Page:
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About The Norfolk weekly news-journal. (Norfolk, Neb.) 1900-19?? | View Entire Issue (March 15, 1907)
8 nil' ' ! NOUFOMt WKKKLY NEWS-.JOliKNAL : FH1DAY , MARCH 15 l)07. ! ) I
SEVEN BUSINESS BUILDINGS DE
FIRE STARTED AT MIDNIGHT
DAMAGE AMOUNTING TO10,000
FIRE'S ' ORIGIN IS A MYSTERY
Opera House , Meat Market , Saloon ,
Hardware Store. Lun.ber Company's
Building and Two General Stores
Arc In Ashes as 'Result.
DrlHtow , Noli , Murch 12. Special to
The Nowa : A disastrous lire , wiping
out a largo portion of this village ,
filarted t 11 ! ; 15 o'clock this morning.
The following luminous houses worn
JOH. HyHnvy'H general store.
Tallch & I'aiek hardware store.
John llobner saloon.
W. F. Kloke general store.
John Smith meat market.
Loss $30,000 to10,000. .
The loss Is estimated at. Itotweou
f 30,000 anil $10,000. MurclmndlHo
BtockH of several stores were saved.
The lire was discovered at a quar
ter of an hour after mldnluht. Flames
were llrst found In the lower business
block of the village.
Origin a Mystery.
The origin , so far as Is known at
this hour , Is a complete mystery.
As soon as the llames were discov
ered , lire alarms were sounded and the
cltl/.ens quickly responded , hut the
Humes soon spread beyond control.
At about 1:30 : o'clock this morning
the llames were brought under control
am' It was assured that the balance of
the business houses were secure , In
cluding a bunk , hotel , postolllco , newspaper -
paper olllce. blacksmith shop , etc.
Families All Escaped.
A number of families of merchants
lived uear or In the building destroyed ,
yet nobody was burned or Injured.
TRAIN PASSENGERS SAW FIRE.
Early Morning Train From Bonesteel
Early morning passengers coming
from BonoNteol to Norfolk witnessed
the spectacle of the burning town
when they passed through Urlstow at
an early hour. Engineer M. Wheeler
was pulling the train. It Is said that
the lire at that time looked like a
prairie lire that had done Its work.
C. II. Pilger and P. A. Shurtz of this
city formerly owned a store at Bris-
tow , and burned out.
They , therefore , know how to sym
pathize with the merchants of Brlstov ;
who have now lost their business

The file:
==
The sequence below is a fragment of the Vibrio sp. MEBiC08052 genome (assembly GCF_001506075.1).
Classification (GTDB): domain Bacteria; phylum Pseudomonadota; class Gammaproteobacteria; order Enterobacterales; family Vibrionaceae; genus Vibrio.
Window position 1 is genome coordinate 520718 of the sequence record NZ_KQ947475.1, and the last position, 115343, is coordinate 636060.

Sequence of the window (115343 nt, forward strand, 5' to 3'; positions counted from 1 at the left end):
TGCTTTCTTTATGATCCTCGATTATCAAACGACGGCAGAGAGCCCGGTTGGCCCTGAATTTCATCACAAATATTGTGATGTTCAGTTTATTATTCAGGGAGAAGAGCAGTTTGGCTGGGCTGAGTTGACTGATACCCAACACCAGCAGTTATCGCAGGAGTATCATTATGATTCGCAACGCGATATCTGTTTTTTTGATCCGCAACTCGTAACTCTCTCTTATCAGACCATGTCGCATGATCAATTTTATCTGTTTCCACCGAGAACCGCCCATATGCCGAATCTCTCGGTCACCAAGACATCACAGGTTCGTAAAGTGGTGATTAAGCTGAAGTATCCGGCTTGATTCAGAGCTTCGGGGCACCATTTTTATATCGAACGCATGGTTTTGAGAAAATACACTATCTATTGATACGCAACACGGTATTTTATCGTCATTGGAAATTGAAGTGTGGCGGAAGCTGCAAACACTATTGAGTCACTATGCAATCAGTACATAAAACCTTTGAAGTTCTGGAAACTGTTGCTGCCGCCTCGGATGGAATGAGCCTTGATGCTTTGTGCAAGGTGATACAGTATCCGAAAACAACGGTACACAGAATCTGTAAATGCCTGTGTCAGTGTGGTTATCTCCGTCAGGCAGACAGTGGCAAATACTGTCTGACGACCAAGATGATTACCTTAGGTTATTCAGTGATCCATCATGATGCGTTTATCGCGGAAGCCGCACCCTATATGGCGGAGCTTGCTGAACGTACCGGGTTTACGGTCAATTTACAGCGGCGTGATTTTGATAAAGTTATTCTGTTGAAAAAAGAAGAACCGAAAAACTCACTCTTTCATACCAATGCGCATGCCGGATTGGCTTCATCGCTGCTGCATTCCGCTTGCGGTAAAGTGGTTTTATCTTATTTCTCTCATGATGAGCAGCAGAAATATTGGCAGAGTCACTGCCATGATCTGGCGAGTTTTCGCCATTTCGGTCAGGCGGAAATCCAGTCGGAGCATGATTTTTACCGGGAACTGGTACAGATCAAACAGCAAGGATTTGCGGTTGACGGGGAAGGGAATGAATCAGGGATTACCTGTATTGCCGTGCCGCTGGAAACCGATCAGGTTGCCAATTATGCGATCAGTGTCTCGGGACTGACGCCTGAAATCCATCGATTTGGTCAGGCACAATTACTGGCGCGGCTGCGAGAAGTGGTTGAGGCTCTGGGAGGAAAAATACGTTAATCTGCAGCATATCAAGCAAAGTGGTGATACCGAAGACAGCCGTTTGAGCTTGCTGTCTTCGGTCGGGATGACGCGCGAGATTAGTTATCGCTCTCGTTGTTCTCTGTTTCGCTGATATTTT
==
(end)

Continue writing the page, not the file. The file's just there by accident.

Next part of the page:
1 John Kraut/ returned from Nellgh
T. .1. Crumel of Auburn stopped hero
Placid Wltten of Pierce was hero
Dr. .1. C. Myers went to Pllger this
W. H. Incite of Stantou spent today
William H Hedge was up from Fre
mont today. ,
John A. Hiiyne of Orchard Is In the
C. 13. Smith of St. Edwards was hero
A. A. Reid of Lincoln spent the night
In Norfolk- .
Mike Keel of Swanton was In Nor
Will Fredericks was up from Madi
Oscar Grosb of Oakdnlo was In Nor
C. 11. Wllliair.s of Cater was In Nor
H. Kellogg ofVayne Is a visitor In
, C. n. IJeatty of Leigh was In the
1 G. A. Engcnvas a Wayne visitor In
J. H. Hncy of CreUhton spent yes
terday In Norfolk.
Charles 13. wilt-on of Syracuse was
in the city yesterday ,
J. D. Sturgeon made a business trli
to Crelghtou yesterday.
K. R. Crockett of Plalnvlow was In
Norfolk this morning.
R. Moorehou- of Tekamuh was a
Norfolk visitor yesterday.
diaries Clyde of Page visited rola
tlves In Norfolk yesterday.
F. Moore of Crelghton "was In Nor
folk yesterday afternoon.
William E Moershed of Ilomesteac
was In Norfolk yesterday.
Mrs. F. E. Martin of Battle Creeel
was In Norfolk yesterday.
D. Mathewson returned last evening
from a trip to YValthill , Neb.
Carl Stuckey of Broken Bow was li
Norfolk yesterday afternoon.
Mrs. Robert Warden of Newman
Grove was In Norfolk today.
Thomas Roe , jr. , and Charles Da >
, of Petersburg arc in Norfolk.
' W. A. Zlmmermann was a Battl
Creole visitor In the city yesterday.
Leroy P. Moore of Pierre , S. D. , wa
in Norfolk for a few hours yesterday
Arthur Illgbeo of Meadow Grov
was In Norfolk on business yestcrda >
L. P. Horbel and L. M. Blalro o
Spencer were In Norfolk this morning
M. T. Post , an attorney of Monow
van In Norfolk on legal business yes-
Mr. and Mr * . ,1. A. Warner of Kear-
ey "weie In Norfolk between trains
MVB. (5. ( C. HotiMe and Mrs. ,1. It.
lore were Meadow ( liovo vlHltorH In
William Kost of Nellgh was In Nor-
oik yesterday on his way west to
Mr. and Mrs. E. E. Coleman and
aughter are home from a winter's
Islt to California.
A. .1. Dnrland Is expected homo to-
ay from a visit to Now York. Mrs.
) urland will stop to visit friends at
VaHhlngton , Iowa.
Hen Weston , who IB now working at
'onus. Is visiting his father , C. A.
VcHton , at the latter's homo west of
Miss Vera Johnson Is qulto 111.
Miss Dulsy Uxwronco , an Instructor
t the business college , IH 111 with the
Wellington Frey. living northwest
f Norfolk , IH building a new homo on
ho farm which ho purchased last full.
A smouldering lire still exists In the
oal heap In the basement of the high
chool building destroyed by lire last
Freddie Ware , who has been sick
vllh the measles , Is much Improved.
Horn , to Mr. and Mrs. Harry Ueein-
r , a daughter.
District court will bo convened In
lorco on nuxt Monday , Judge Welch
residing. The jury hns been sum-
loned for a week from Monday.
L. S. Slmson and J. S. Humes , both
Ivlng southwest of Norfolk , are among
lie Madison county farmofH who are
reeling new barns at this time.
Norfolk citizens with retentive mem-
rles say that a year ago at this time
Norfolk Ice dealers wore still engaged